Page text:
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8Given plastic packaging™s many bene˜ts, both the likelihood and desirability of an across-the-board drastic reduction in the volume of plastic packaging used is clearly low. Nevertheless, reduction should be pursued where possible and bene˜cial, by dematerializing, moving away from single- use as the default, and substituting by other materials. Create an effective after-use plastics economy. Creating an effective after-use plastics economy is the cornerstone of the New Plastics Economy and its ˜rst priority. Not only is it crucial to capture more material value and increase resource productivity, it also provides a direct economic incentive to avoid leakage into natural systems and will help enable the transition to renewably sourced feedstock by reducing the scale of the transition. ŒRadically increase the economics, quality and up -take of recycling. Establish a cross-value chain dialogue mechanism and develop a Global Plastics Protocol to set direction on the re-design and convergence of materials, formats, and after-use systems to substantially improve collection, sorting and reprocessing yields, quality and economics, while allowing for regional differences and continued innovation. Enable secondary markets for re -cycled materials through the introduction and scale-up of matchmaking mechanisms, industry commitments and/or policy interventions. Focus on key innovation opportu-nities that have the potential to scale up, such as invest-ments in new or improved materials and reprocessing technologies. Explore the overall enabling role of policy. ŒScale up the adoption of reusable packaging within business-to-business applications as a priority, but also in targeted business-to-consumer applications such as plastic bags. ŒScale up the adoption of industrially compostable plastic packaging for targeted applications such as garbage bags for organic waste and food packaging for events, fast food enterprises, canteens and other closed systems, where there is low risk of mixing with the recycling stream and where the pairing of a compostable package with organic contents helps return nutrients in the contents to the soil.Drastically reduce the leakage of plastics into natural systems and other negative externalities.Achieving a drastic reduction in leakage would require joint efforts along three axes: improving after-use infrastructure in high-leakage countries, increasing the economic attractiveness of keeping materials in the system and reducing the negative impact of plastic packaging when it does escape collection and reprocessing systems. In addition, efforts related to substances of concern could be scaled up and accelerated. ŒImprove after-use collection, storage and reprocessing infrastructure in high-leakage countries. This is a critical ˜rst step, but likely not suf˜cient in isolation. As discussed in the Ocean Conservancy™s 2015 report Stemming the Tide , even under the very best current scenarios for improving infrastructure, leakage would only be stabilized, not eliminated, implying that the cumulative total volume of plastics in the ocean would continue to increase strongly. Therefore, the current report focuses not on the urgently needed short-term improvements in after-use infrastructure in high-leakage countries but rather on the complementary actions required. ŒIncrease the economic attractiveness of keeping materials in the system. Creating an effective after- use plastics economy as described above contributes to a root-cause solution to leakage. Improved economics make the build-up of after-use collection and reprocessing infrastructure more attractive. Increasing the value of after-use plastic packaging reduces the likelihood that it escapes the collection system, especially in countries with an informal waste sector. ŒSteer innovation investment towards creating materials and formats that reduce the negative environmental impact of plastic packaging leakage. Current plastic packaging offers great functional bene˜ts, but it has an inherent design failure: its intended useful life is typically less than one year; however, the material persists for centuries, which is particularly damaging if it leaks outside collection systems, as happens today with 32% of plastic packaging. The efforts described above will reduce leakage, but it is doubtful that leakage can ever be fully eliminated Œ and even at a leakage rate of just 1%, about 1 million tonnes of plastic packaging would escape collection systems and accumulate in natural systems each year. The ambitious objective would be to develop ‚bio-benign™ plastic packaging that would reduce the negative impacts on natural systems when leaked, while also being recyclable and competitive in terms of functionality and costs. Today™s biodegradable plastics rarely measure up to that ambition, as they are typically compostable only under controlled conditions (e.g. in industrial composters). Further research and game-changing innovation are needed. ŒScale up existing efforts to understand the potential impact of substances raising concerns and accelerate development and application of safe alternatives. Decouple plastics from fossil feedstocks.Decoupling plastics from fossil feedstocks would allow the plastic packaging industry to complement its contributions to resource productivity during use with a low-carbon production process, enabling it to effectively participate in the low-carbon world that is inevitably drawing closer. Creating an effective after-use economy is key to decoupling because it would, along with dematerialization levers, reduce the need for virgin feedstock. Another central part of this effort would be the development of renewably sourced materials to provide the virgin feedstock that would still be required to compensate for remaining cycle losses, despite the increased recycling and reuse.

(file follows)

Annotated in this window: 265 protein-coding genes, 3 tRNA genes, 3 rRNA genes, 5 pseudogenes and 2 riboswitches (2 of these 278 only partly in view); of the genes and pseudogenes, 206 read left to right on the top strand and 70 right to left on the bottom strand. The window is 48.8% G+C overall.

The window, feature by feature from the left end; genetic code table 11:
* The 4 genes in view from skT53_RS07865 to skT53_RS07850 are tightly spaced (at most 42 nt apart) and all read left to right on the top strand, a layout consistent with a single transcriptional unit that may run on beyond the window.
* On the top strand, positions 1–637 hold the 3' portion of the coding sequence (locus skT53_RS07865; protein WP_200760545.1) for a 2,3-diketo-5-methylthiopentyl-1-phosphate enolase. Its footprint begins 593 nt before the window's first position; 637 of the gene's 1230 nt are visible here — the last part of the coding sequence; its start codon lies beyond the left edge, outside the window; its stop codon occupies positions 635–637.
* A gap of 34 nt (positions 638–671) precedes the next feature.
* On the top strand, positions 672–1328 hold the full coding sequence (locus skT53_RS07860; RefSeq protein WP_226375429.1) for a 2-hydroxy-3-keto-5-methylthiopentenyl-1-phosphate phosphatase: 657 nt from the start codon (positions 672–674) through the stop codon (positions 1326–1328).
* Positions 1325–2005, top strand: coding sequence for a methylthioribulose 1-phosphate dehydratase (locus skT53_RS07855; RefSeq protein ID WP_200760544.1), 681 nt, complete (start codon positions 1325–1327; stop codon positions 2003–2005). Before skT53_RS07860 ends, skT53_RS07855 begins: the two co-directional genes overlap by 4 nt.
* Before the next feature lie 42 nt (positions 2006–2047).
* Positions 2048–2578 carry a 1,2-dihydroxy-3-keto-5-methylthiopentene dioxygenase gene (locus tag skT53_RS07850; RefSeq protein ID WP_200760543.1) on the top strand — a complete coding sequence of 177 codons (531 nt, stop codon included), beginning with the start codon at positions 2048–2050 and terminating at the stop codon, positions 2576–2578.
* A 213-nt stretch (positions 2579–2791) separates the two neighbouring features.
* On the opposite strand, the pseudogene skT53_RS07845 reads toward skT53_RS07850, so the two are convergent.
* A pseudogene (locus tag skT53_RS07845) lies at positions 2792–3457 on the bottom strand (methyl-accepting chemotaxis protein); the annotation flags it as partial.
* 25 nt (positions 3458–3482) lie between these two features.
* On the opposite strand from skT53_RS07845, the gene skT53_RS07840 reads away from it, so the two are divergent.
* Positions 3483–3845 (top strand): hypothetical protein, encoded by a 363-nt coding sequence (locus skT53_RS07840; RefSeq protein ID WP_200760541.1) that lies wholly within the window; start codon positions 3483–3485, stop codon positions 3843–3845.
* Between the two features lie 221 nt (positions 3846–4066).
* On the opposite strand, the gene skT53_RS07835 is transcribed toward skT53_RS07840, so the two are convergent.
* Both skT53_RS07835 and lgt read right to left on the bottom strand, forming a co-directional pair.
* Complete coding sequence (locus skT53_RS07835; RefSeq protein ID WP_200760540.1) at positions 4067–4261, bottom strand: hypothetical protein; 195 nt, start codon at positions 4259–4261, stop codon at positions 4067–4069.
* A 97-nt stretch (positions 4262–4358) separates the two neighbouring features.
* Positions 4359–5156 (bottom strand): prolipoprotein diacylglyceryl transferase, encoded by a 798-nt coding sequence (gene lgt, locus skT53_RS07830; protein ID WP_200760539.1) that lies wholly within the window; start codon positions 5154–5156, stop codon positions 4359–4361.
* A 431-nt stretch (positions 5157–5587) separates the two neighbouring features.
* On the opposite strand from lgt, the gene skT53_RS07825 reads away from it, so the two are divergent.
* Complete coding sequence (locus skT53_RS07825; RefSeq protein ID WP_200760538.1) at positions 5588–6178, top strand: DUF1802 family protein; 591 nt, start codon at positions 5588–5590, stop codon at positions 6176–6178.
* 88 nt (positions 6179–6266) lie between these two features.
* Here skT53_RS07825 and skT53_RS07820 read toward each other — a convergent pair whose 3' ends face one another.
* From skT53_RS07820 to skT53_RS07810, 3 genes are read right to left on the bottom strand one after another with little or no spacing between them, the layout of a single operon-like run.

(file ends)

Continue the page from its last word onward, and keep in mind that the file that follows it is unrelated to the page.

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9The new plastics economy demands a new approach To move beyond small-scale and incremental improvements and achieve a systemic shift towards the New Plastics Economy, existing improvement initiatives would need to be complemented and guided by a concerted, global, systemic and collaborative initiative that matches the scale of the challenge and the opportunity. An independent coordinating vehicle would be needed to drive this initiative. It would need to be set up in a way that recognizes that the innovations required for the transition to the New Plastics Economy are driven collaboratively across industry, cities, governments and NGOs. In this initiative, consumer goods companies, plastic packaging producers and plastics manufacturers would play a critical role, because they determine what products and materials are put on the market. Cities control the after-use infrastructure in many places and are often hubs for innovation. Businesses involved in collection, sorting and reprocessing are an equally critical part of the puzzle. Policymakers can play an important role in enabling the transition by realigning incentives, facilitating secondary markets, de˜ning standards and stimulating innovation. NGOs can help ensure that broader social and environmental considerations are taken into account. Collaboration would be required to overcome fragmentation, the chronic lack of alignment between innovation in design and after-use, and lack of standards, all challenges that must be resolved in order to unlock the New Plastics Economy. The coordinating vehicle would need to bring together the different actors in a cross-value chain dialogue mechanism and drive change by focusing on efforts with compounding effects that together would have the potential to shift the global market. Analysis to date indicates that the initial areas of focus could be: ŒEstablish a Global Plastics Protocol and coordinate large-scale pilots and demonstration projects . Re-design and converge materials, formats and after-use systems, starting by investigating questions such as: To what extent could plastic packaging be designed with a signi˜cantly smaller set of material/additive combinations, and what would be the economic bene˜ts if this were done? What would be the potential to design out small-format/low-value plastic packaging such as tear-offs, with challenging after-use economics and especially likely to leak? What would be the economic bene˜ts if all plastic packaging had common labelling and chemical marking, and these were well aligned with standardized separation and sorting systems? What if after-use systems, currently shaped by fragmented decisions at municipal or regional level, were rethought and redesigned to achieve optimal scale and economics? What would be the best levers to stimulate the market for recycled plastics? Set global direction by answering such questions, demonstrate solutions at scale with large-scale pilots and demonstration projects, and drive global convergence (allowing for continued innovation and regional variations) towards the identi˜ed designs and systems with proven economics in order to overcome the existing fragmentation and to fundamentally shift after-use collection and reprocessing economics and market effectiveness. ŒMobilize large-scale fimoon shotfl innovations. The world™s leading businesses, academics and innovators would be invited to come together and de˜ne fimoon shotfl innovations: focused, practical initiatives with a high potential for signi˜cant impact at scale. Areas to look at for such innovations could include the development of bio-benign materials; the development of materials designed to facilitate multilayer reprocessing, such as the use of reversible adhesives based on biomimicry principles; the search for a fisuper-polymerfl with the functionality of today™s polymers and with superior recyclability; chemical marking technologies; and chemical recycling technologies that would overcome some of the environmental and economic issues facing current technologies. ŒDevelop insights and build an economic and scienti˜c evidence base. Many of the core aspects of plastic material ˚ows and their economics are still poorly understood. While this report, together with a number of other recent efforts, aims to provide initial answers, more research is required. Initial studies could include: investigating in further detail the economic and environmental bene˜ts of solutions discussed in this report; conducting meta-analyses and research targeted to assess the socio-economic impact of ocean plastics waste and substances of concern (including risks and externalities); determining the scale-up potential for greenhouse gas-based plastics (renewably sourced plastics produced using greenhouse gases as feedstock); investigating the potential role of (and boundary conditions for) energy recovery in a transition period; and managing and disseminating a repository of global data and best practices. ŒEngage policy-makers in the development of a common vision of a more effective system, and provide them with relevant tools, data and insights related to plastics and plastic packaging. One speci˜c deliverable could be a plastics toolkit for policy-makers, giving them a structured methodology for assessing opportunities, barriers and policy options to overcome these barriers in transitioning towards the New Plastics Economy. ŒCoordinate and drive communication of the nature of today™s situation, the vision of the New Plastics Economy, best practices and insights, as well as speci˜c opportunities and recommendations, to stakeholders acting along the global plastic packaging value chain.